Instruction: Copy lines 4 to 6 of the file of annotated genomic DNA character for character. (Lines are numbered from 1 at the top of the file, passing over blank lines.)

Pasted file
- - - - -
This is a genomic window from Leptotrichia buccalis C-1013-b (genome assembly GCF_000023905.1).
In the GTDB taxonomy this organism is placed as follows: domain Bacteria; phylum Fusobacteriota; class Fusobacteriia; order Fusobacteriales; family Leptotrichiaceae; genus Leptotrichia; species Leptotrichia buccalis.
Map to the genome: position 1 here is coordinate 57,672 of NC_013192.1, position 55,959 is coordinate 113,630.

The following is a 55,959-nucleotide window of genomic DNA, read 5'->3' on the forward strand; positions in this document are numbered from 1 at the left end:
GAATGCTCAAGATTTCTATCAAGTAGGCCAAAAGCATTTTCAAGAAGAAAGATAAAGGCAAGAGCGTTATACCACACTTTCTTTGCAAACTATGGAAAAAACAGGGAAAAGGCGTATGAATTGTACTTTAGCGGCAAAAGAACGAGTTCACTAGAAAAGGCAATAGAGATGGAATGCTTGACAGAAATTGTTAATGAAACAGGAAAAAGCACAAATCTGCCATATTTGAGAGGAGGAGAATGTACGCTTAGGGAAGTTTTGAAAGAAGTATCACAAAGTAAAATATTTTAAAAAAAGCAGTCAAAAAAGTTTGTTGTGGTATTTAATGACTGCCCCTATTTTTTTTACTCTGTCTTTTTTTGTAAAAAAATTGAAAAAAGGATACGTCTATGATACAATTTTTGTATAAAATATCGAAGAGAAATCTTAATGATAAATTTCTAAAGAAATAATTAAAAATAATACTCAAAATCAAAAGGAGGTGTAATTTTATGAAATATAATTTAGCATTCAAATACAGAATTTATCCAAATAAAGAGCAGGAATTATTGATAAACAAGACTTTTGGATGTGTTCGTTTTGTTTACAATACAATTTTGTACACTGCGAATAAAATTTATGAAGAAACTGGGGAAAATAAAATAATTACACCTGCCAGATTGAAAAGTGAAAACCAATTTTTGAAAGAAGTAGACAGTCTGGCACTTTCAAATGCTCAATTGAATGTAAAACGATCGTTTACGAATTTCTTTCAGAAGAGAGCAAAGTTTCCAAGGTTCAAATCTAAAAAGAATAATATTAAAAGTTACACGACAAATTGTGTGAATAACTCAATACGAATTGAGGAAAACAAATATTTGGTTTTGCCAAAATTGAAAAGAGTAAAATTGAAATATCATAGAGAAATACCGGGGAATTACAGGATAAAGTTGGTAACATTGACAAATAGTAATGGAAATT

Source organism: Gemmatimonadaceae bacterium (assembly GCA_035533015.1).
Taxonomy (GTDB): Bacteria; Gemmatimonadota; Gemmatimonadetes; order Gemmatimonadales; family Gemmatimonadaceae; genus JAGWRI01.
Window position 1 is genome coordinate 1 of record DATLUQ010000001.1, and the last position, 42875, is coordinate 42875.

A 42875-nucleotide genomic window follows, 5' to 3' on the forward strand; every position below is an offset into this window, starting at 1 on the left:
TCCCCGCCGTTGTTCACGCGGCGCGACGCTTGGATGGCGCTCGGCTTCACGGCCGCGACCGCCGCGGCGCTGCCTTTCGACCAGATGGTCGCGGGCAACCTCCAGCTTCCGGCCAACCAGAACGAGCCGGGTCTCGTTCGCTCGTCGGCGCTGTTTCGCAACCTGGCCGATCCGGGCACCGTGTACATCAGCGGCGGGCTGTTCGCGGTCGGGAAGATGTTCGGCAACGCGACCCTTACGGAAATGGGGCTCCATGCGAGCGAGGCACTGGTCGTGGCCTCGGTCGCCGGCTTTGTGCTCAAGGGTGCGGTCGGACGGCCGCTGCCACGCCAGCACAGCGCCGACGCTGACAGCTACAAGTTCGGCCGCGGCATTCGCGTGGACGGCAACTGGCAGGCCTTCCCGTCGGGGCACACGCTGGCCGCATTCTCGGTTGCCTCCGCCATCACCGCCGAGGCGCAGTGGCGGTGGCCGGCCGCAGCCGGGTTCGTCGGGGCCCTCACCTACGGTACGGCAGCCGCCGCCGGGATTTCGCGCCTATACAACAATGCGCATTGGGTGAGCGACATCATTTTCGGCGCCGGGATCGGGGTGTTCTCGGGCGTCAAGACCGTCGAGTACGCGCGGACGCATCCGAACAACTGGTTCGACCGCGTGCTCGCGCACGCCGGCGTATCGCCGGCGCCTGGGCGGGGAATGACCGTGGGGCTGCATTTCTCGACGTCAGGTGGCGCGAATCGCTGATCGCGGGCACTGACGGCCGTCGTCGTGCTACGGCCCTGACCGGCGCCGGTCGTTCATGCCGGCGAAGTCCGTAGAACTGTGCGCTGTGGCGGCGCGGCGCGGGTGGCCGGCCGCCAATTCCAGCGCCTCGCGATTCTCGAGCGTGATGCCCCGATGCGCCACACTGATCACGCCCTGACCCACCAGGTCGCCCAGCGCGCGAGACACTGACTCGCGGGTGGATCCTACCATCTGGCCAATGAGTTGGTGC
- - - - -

The following is a 55,959-nucleotide window of genomic DNA, read 5'->3' on the forward strand; positions in this document are numbered from 1 at the left end:
GAATGCTCAAGATTTCTATCAAGTAGGCCAAAAGCATTTTCAAGAAGAAAGATAAAGGCAAGAGCGTTATACCACACTTTCTTTGCAAACTATGGAAAAAACAGGGAAAAGGCGTATGAATTGTACTTTAGCGGCAAAAGAACGAGTTCACTAGAAAAGGCAATAGAGATGGAATGCTTGACAGAAATTGTTAATGAAACAGGAAAAAGCACAAATCTGCCATATTTGAGAGGAGGAGAATGTACGCTTAGGGAAGTTTTGAAAGAAGTATCACAAAGTAAAATATTTTAAAAAAAGCAGTCAAAAAAGTTTGTTGTGGTATTTAATGACTGCCCCTATTTTTTTTACTCTGTCTTTTTTTGTAAAAAAATTGAAAAAAGGATACGTCTATGATACAATTTTTGTATAAAATATCGAAGAGAAATCTTAATGATAAATTTCTAAAGAAATAATTAAAAATAATACTCAAAATCAAAAGGAGGTGTAATTTTATGAAATATAATTTAGCATTCAAATACAGAATTTATCCAAATAAAGAGCAGGAATTATTGATAAACAAGACTTTTGGATGTGTTCGTTTTGTTTACAATACAATTTTGTACACTGCGAATAAAATTTATGAAGAAACTGGGGAAAATAAAATAATTACACCTGCCAGATTGAAAAGTGAAAACCAATTTTTGAAAGAAGTAGACAGTCTGGCACTTTCAAATGCTCAATTGAATGTAAAACGATCGTTTACGAATTTCTTTCAGAAGAGAGCAAAGTTTCCAAGGTTCAAATCTAAAAAGAATAATATTAAAAGTTACACGACAAATTGTGTGAATAACTCAATACGAATTGAGGAAAACAAATATTTGGTTTTGCCAAAATTGAAAAGAGTAAAATTGAAATATCATAGAGAAATACCGGGGAATTACAGGATAAAGTTGGTAACATTGACAAATAGTAATGGAAATT

Source organism: Gemmatimonadaceae bacterium (assembly GCA_035533015.1).